He could be one of the worst sexual predators that France has ever known.
The public prosecutor's office on Thursday demanded 20 years of criminal imprisonment against Dino Scala, "the rapist of the Sambre".
The 61-year-old man is on trial for rape, sexual assault or attempts on 56 victims, aged 13 to 48, between 1988 and 2018.
The required sentence, accompanied by two-thirds security, is the maximum incurred by the accused who has appeared since June 10 for 17 rapes, 12 attempted rapes and 27 assaults or attempted sexual assaults.
These facts would have occurred within a radius of less than 30 km around the Sambre, a river crossing the Franco-Belgian border.
"We ask you to condemn him for all 56 facts," said Advocate General Antoine Berthelot.
“We have the intimate conviction that he is the author,” he added.
Dino Scala recognizes 40 of them.
“The unthinkable banality of evil”
“The extreme dangerousness” of Dino Scala, “his ability to conceal himself (…) requires that you protect society for as long as possible”, continued the Advocate General, discerning in the course of the accused “the unthinkable banality of evil”.
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Remained elusive for 30 years, before his arrest in 2018 thanks to video surveillance images during a last attack in Belgium, Dino Scala "tirelessly went back to hunt women, girls" and committed "despicable acts, with incredible violence”, had previously launched the other general counsel, Annelise Cau.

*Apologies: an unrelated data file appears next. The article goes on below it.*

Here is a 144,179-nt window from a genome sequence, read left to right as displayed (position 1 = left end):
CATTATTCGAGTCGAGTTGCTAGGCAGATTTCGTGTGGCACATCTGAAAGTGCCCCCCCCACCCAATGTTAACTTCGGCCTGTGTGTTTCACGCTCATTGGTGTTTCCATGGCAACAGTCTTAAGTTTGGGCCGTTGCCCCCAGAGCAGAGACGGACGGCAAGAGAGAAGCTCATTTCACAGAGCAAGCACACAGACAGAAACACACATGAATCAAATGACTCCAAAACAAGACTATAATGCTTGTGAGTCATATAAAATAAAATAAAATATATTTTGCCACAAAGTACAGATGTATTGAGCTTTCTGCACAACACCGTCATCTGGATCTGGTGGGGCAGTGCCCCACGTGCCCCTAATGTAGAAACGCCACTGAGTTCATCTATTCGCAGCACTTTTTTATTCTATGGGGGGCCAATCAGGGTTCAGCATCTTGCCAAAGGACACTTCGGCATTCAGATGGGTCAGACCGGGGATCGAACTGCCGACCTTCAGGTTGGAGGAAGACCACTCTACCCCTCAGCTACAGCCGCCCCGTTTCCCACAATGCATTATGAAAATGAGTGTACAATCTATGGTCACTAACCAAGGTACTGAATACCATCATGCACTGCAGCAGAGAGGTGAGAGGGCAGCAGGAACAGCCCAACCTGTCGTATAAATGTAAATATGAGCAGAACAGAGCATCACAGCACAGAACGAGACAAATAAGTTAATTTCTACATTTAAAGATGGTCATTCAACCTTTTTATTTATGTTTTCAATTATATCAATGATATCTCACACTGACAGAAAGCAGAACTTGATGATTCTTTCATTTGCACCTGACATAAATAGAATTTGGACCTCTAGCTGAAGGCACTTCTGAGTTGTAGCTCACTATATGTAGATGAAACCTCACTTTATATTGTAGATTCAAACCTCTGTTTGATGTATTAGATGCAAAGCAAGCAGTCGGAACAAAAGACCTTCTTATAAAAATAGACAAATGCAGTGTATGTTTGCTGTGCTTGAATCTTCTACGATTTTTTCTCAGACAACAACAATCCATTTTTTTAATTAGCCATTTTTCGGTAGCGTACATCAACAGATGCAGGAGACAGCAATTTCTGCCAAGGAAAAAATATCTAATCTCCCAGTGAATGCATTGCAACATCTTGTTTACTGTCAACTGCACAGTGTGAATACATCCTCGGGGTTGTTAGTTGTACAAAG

His victims "were all confronted with the idea of their own imminent death", she hammered, castigating in the accused "a sadistic sexual desire", to "submit the victims in a position of debasement" .
"The wanderings of thirty years" of investigation
To condemn him, she said, is "to give a face to the man of the night, for these victims", whose "life has been totally invaded, colonized" by his "emergence".
"The maximum sentence he faces is in any case too low", while "a single" of these rapes would have at least "exposed him to a sentence of between 12 and 15 years", he said. also developed.
She advocated "a collective reflection" on premeditation, in terms of sexual crimes, which at this stage has "no legal consequences", or even on the price of "serial crimes".
The hearing, she pointed out, also "shed light on the errors of thirty years" of investigation and the "scandalous" treatment reserved for certain complainants, who "were not believed, sometimes mistreated", then "left alone" for years.